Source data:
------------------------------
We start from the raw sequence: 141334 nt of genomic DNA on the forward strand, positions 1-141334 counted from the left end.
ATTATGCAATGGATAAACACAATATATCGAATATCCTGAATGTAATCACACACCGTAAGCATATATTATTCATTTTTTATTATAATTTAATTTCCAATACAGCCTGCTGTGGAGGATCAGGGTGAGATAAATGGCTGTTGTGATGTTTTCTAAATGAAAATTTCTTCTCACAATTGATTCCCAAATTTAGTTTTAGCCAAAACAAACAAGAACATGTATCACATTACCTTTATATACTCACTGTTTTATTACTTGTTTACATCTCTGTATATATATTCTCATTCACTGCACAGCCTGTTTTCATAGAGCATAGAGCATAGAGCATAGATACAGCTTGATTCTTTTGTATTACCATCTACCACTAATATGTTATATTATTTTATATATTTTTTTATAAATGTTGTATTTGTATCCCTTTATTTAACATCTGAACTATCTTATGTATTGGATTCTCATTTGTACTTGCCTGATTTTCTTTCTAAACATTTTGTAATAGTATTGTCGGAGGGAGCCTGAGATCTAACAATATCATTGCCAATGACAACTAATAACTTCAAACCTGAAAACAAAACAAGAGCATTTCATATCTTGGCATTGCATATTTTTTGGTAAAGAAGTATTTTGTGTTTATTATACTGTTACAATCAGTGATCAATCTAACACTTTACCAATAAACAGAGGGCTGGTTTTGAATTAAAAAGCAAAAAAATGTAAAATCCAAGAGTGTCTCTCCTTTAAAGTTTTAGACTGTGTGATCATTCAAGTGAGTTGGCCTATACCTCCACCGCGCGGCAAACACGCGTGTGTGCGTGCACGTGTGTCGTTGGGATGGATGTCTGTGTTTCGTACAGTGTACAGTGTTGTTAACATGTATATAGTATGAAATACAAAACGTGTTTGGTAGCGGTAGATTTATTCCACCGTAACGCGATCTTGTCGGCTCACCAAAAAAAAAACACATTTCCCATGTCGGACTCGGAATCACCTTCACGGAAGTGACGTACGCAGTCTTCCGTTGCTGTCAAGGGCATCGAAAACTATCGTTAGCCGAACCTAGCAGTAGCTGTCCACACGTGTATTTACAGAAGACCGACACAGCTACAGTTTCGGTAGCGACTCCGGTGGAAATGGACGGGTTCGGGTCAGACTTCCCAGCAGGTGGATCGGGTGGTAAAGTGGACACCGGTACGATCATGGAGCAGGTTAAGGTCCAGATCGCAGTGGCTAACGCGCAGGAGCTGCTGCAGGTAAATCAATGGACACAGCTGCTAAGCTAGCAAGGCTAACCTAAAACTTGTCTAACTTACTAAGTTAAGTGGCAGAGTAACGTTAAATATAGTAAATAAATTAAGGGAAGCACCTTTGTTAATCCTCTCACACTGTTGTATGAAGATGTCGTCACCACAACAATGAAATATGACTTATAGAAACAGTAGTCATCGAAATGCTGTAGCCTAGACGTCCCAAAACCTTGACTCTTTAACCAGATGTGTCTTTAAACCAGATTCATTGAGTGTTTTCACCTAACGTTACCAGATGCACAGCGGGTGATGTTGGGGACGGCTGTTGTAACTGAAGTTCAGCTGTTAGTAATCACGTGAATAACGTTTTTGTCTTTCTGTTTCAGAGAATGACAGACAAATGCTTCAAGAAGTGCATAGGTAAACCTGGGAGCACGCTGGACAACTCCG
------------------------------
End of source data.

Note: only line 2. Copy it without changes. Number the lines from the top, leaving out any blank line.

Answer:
ATTATGCAATGGATAAACACAATATATCGAATATCCTGAATGTAATCACACACCGTAAGCATATATTATTCATTTTTTATTATAATTTAATTTCCAATACAGCCTGCTGTGGAGGATCAGGGTGAGATAAATGGCTGTTGTGATGTTTTCTAAATGAAAATTTCTTCTCACAATTGATTCCCAAATTTAGTTTTAGCCAAAACAAACAAGAACATGTATCACATTACCTTTATATACTCACTGTTTTATTACTTGTTTACATCTCTGTATATATATTCTCATTCACTGCACAGCCTGTTTTCATAGAGCATAGAGCATAGAGCATAGATACAGCTTGATTCTTTTGTATTACCATCTACCACTAATATGTTATATTATTTTATATATTTTTTTATAAATGTTGTATTTGTATCCCTTTATTTAACATCTGAACTATCTTATGTATTGGATTCTCATTTGTACTTGCCTGATTTTCTTTCTAAACATTTTGTAATAGTATTGTCGGAGGGAGCCTGAGATCTAACAATATCATTGCCAATGACAACTAATAACTTCAAACCTGAAAACAAAACAAGAGCATTTCATATCTTGGCATTGCATATTTTTTGGTAAAGAAGTATTTTGTGTTTATTATACTGTTACAATCAGTGATCAATCTAACACTTTACCAATAAACAGAGGGCTGGTTTTGAATTAAAAAGCAAAAAAATGTAAAATCCAAGAGTGTCTCTCCTTTAAAGTTTTAGACTGTGTGATCATTCAAGTGAGTTGGCCTATACCTCCACCGCGCGGCAAACACGCGTGTGTGCGTGCACGTGTGTCGTTGGGATGGATGTCTGTGTTTCGTACAGTGTACAGTGTTGTTAACATGTATATAGTATGAAATACAAAACGTGTTTGGTAGCGGTAGATTTATTCCACCGTAACGCGATCTTGTCGGCTCACCAAAAAAAAAACACATTTCCCATGTCGGACTCGGAATCACCTTCACGGAAGTGACGTACGCAGTCTTCCGTTGCTGTCAAGGGCATCGAAAACTATCGTTAGCCGAACCTAGCAGTAGCTGTCCACACGTGTATTTACAGAAGACCGACACAGCTACAGTTTCGGTAGCGACTCCGGTGGAAATGGACGGGTTCGGGTCAGACTTCCCAGCAGGTGGATCGGGTGGTAAAGTGGACACCGGTACGATCATGGAGCAGGTTAAGGTCCAGATCGCAGTGGCTAACGCGCAGGAGCTGCTGCAGGTAAATCAATGGACACAGCTGCTAAGCTAGCAAGGCTAACCTAAAACTTGTCTAACTTACTAAGTTAAGTGGCAGAGTAACGTTAAATATAGTAAATAAATTAAGGGAAGCACCTTTGTTAATCCTCTCACACTGTTGTATGAAGATGTCGTCACCACAACAATGAAATATGACTTATAGAAACAGTAGTCATCGAAATGCTGTAGCCTAGACGTCCCAAAACCTTGACTCTTTAACCAGATGTGTCTTTAAACCAGATTCATTGAGTGTTTTCACCTAACGTTACCAGATGCACAGCGGGTGATGTTGGGGACGGCTGTTGTAACTGAAGTTCAGCTGTTAGTAATCACGTGAATAACGTTTTTGTCTTTCTGTTTCAGAGAATGACAGACAAATGCTTCAAGAAGTGCATAGGTAAACCTGGGAGCACGCTGGACAACTCCG